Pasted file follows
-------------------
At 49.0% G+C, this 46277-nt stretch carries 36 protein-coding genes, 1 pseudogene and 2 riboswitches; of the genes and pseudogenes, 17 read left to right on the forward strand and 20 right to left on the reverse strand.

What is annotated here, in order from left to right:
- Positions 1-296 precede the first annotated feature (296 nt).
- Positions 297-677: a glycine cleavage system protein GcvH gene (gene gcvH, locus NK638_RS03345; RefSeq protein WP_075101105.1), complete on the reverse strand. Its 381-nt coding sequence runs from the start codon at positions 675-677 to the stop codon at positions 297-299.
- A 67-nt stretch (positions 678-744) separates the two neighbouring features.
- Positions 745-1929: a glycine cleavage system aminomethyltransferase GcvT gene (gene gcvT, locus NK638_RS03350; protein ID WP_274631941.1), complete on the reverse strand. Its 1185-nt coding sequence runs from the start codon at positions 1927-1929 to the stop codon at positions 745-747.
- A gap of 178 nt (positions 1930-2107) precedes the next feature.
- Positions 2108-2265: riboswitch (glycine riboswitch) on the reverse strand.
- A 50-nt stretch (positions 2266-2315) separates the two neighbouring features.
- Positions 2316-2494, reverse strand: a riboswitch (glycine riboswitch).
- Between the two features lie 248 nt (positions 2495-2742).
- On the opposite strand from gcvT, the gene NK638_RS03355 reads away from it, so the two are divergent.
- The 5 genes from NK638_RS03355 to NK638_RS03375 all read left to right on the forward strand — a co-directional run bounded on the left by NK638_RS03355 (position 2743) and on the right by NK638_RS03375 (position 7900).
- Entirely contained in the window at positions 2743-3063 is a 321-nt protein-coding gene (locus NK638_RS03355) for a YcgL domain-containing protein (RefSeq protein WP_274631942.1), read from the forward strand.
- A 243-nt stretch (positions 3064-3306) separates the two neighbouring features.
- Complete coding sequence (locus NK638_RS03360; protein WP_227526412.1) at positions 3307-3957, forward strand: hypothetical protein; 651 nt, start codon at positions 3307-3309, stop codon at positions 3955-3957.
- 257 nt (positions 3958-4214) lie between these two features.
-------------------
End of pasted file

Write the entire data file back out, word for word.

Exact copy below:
At 49.0% G+C, this 46277-nt stretch carries 36 protein-coding genes, 1 pseudogene and 2 riboswitches; of the genes and pseudogenes, 17 read left to right on the forward strand and 20 right to left on the reverse strand.

What is annotated here, in order from left to right:
- Positions 1-296 precede the first annotated feature (296 nt).
- Positions 297-677: a glycine cleavage system protein GcvH gene (gene gcvH, locus NK638_RS03345; RefSeq protein WP_075101105.1), complete on the reverse strand. Its 381-nt coding sequence runs from the start codon at positions 675-677 to the stop codon at positions 297-299.
- A 67-nt stretch (positions 678-744) separates the two neighbouring features.
- Positions 745-1929: a glycine cleavage system aminomethyltransferase GcvT gene (gene gcvT, locus NK638_RS03350; protein ID WP_274631941.1), complete on the reverse strand. Its 1185-nt coding sequence runs from the start codon at positions 1927-1929 to the stop codon at positions 745-747.
- A gap of 178 nt (positions 1930-2107) precedes the next feature.
- Positions 2108-2265: riboswitch (glycine riboswitch) on the reverse strand.
- A 50-nt stretch (positions 2266-2315) separates the two neighbouring features.
- Positions 2316-2494, reverse strand: a riboswitch (glycine riboswitch).
- Between the two features lie 248 nt (positions 2495-2742).
- On the opposite strand from gcvT, the gene NK638_RS03355 reads away from it, so the two are divergent.
- The 5 genes from NK638_RS03355 to NK638_RS03375 all read left to right on the forward strand — a co-directional run bounded on the left by NK638_RS03355 (position 2743) and on the right by NK638_RS03375 (position 7900).
- Entirely contained in the window at positions 2743-3063 is a 321-nt protein-coding gene (locus NK638_RS03355) for a YcgL domain-containing protein (RefSeq protein WP_274631942.1), read from the forward strand.
- A 243-nt stretch (positions 3064-3306) separates the two neighbouring features.
- Complete coding sequence (locus NK638_RS03360; protein WP_227526412.1) at positions 3307-3957, forward strand: hypothetical protein; 651 nt, start codon at positions 3307-3309, stop codon at positions 3955-3957.
- 257 nt (positions 3958-4214) lie between these two features.